How to Maintain Your Freelance Career While PregnantBy Allie Gray Freeland November 26th, 2018
A little over nine months ago, I saw two lines on a pregnancy test. If I worked a traditional 9-to-5 job, I’d get the standard short-term disability and a few months of leave. But I’m a freelancer, which means my future rested entirely in my hands.
What will my clients say?
Will I be discriminated against?
Will I have enough money to get by?
These questions kicked off an anxiety spiral that lasted, well, nine months. I’d been freelancing full-time for three years, generating a modest income with a free schedule to meet clients whenever, wherever. Pregnancy—let alone raising a child—would change all that.
It’s true—my world did turn upside down. But I learned that, by setting and following some rules for myself, I was able to successfully manage pregnancy, the early days of motherhood, and my freelance career.
Here are a few crucial (and creative) steps I’d recommend from my own experience.
Take care of yourself
As a freelancer, it’s normal to burn the midnight oil and work until your fingers cramp. Health, however, should be a priority while pregnant and postnatal. For me, that meant catnaps, not client calls, took precedence.
Factor in doctor’s appointments and rest into your schedule. Paychecks may take a hit due to reduced hours, but the wellness of you and your baby is more important. If you’re worried about how clients will react to your pregnancy, be candid and realistic. If you let them know early on, they’ll be able to plan for your new schedule and reset expectations.
That said, if you’re feeling good during pregnancy but want to take time off after the baby arrives, consider working ahead on some projects. You’ll have less to return to when you come back, and it’s a good way to make some extra dough before you take off.
Research short-term disability insurance
Short-term disability insurance is an option for freelancers looking to cushion the costs of pre- and postpartum time. Check out Freelancers Union, which has recommendations for several private insurance companies offering disability insurance from $8 to $50 per month.
Beware, though, because there are strings attached to short-term disability insurance for freelancers. For instance, if you’re already pregnant, insurers will consider your pregnancy a preexisting condition, which means no part of your maternity-related leave will be covered. However, if you are currently a freelancer thinking about motherhood down the line, it’s worth reviewing policy options.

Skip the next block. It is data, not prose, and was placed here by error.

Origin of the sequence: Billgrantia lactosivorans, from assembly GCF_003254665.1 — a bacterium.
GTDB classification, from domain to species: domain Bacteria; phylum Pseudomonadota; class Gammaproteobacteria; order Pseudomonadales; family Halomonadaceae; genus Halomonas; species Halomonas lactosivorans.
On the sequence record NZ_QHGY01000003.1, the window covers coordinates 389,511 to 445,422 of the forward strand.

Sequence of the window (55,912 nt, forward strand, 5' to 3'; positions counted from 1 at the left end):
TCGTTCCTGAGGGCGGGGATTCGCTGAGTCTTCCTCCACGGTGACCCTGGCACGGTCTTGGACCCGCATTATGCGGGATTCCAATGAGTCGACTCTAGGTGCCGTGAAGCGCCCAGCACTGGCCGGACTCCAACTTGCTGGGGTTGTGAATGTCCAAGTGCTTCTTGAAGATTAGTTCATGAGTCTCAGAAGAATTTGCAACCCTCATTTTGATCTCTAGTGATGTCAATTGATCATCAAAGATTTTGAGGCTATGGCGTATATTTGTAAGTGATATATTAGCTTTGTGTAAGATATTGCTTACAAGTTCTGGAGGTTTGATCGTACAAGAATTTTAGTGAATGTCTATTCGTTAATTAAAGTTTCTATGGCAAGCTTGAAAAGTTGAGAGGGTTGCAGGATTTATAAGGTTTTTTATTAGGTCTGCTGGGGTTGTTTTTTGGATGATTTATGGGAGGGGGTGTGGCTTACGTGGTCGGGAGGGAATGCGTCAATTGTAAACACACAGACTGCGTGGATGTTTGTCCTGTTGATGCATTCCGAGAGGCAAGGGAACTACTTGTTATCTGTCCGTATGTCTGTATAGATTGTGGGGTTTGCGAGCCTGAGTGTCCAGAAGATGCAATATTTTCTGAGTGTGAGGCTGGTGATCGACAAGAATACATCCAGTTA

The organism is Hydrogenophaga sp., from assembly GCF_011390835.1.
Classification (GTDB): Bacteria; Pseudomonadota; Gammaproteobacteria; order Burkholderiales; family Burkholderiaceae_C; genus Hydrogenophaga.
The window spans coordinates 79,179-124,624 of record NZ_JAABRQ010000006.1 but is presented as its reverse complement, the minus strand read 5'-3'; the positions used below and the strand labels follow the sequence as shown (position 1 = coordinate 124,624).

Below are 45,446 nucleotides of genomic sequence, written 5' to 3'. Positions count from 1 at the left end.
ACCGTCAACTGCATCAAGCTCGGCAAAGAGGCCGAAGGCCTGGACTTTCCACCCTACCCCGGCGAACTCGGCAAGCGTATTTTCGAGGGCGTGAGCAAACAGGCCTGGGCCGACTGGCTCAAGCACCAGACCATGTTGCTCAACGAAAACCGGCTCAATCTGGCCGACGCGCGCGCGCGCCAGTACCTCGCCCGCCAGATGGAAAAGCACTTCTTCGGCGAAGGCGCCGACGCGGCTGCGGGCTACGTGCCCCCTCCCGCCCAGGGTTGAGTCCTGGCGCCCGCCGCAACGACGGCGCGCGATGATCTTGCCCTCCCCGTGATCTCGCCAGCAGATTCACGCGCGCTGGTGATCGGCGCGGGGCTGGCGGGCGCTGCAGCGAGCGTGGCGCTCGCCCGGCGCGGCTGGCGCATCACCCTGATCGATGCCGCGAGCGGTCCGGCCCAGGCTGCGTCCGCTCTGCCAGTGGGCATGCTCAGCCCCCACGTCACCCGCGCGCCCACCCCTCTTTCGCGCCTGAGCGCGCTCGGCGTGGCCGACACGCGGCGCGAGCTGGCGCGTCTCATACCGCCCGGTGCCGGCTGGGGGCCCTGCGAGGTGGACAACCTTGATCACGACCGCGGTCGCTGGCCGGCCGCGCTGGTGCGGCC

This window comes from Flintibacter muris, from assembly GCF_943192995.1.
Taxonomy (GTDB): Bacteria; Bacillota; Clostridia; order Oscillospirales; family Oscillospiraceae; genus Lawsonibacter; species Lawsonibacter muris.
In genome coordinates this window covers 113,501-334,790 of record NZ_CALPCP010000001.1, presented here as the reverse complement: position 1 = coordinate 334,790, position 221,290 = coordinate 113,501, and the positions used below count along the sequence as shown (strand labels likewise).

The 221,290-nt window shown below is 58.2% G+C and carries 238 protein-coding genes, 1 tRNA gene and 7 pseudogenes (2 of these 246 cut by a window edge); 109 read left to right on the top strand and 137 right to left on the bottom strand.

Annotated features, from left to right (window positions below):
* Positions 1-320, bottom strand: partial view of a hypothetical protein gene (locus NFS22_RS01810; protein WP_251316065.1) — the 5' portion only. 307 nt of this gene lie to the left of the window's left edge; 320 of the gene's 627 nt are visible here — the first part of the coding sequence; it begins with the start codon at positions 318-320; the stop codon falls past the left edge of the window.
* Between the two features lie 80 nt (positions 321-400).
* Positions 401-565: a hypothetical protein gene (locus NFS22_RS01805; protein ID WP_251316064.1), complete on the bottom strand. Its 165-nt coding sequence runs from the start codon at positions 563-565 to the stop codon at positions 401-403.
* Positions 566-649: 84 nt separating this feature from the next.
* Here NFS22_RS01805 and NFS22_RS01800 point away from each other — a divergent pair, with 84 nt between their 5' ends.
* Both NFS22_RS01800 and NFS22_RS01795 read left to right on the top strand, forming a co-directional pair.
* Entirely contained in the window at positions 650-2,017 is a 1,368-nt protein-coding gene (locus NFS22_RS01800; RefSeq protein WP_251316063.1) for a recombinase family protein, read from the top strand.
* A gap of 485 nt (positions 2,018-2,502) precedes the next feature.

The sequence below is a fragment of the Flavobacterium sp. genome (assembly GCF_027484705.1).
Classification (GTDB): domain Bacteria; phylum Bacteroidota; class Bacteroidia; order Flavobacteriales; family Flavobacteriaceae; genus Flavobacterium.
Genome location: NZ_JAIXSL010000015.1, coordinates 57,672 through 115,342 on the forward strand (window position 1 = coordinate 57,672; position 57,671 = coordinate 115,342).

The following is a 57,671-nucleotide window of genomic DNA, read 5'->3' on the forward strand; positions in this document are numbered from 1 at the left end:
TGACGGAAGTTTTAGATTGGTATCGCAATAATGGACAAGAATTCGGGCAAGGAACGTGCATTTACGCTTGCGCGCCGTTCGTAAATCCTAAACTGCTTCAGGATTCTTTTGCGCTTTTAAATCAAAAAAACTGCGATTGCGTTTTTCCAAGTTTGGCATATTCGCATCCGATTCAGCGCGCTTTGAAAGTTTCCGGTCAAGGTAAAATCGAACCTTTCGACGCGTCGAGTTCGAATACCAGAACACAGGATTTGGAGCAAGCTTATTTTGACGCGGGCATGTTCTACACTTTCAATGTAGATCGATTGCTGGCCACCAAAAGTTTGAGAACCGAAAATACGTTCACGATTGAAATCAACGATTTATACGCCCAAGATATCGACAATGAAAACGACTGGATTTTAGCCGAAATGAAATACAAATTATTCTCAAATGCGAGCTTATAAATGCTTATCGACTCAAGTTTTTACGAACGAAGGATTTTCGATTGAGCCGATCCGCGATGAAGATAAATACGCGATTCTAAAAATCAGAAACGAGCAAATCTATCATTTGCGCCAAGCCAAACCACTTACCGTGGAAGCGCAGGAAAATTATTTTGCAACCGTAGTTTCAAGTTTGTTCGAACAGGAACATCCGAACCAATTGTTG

Turn work down
Changing professional habits is never simple. Turning down work may go against all of your instincts, but at some point, it will be necessary. I was much more selective with the projects I took. I decided to only maintain contracts that either came with high pay or low stress.
If you set up the right business structure, you can pull monthly payroll checks from your business so the income stream keeps flowing. Caitlin Pearce, executive director at the Freelancers Union, recommends stashing three-to-six-months’ worth of income as a safety net.
If you need to generate new income, and it’s within the bounds of your contract, consider outsourcing work to other freelancers or set up a referral network. I did both, outsourcing to junior talent so I can make money on the gig, and working with other freelancers to retain a commission for clients I sent their way.
Prepare for (some) disappointment
Unfortunately, freelancers are not as protected as they would be in a more stable role. When I disclosed my pregnancy to my clients, one company ghosted me. It’s unfortunate, but this type of behavior probably happens more often than you think. If you expect a client to respond this way, line up coverage for any outstanding projects before you reveal the big news. Doing so will save you some grief if a skittish client disappears.
Keeping your freelance business afloat during pregnancy and postpartum can be tricky, but it’s possible. How you approach this time depends on you and your baby’s health conditions and your relationships with your existing clients. But by implementing a few rules for yourself, you can maintain your freelance career with a baby in tow.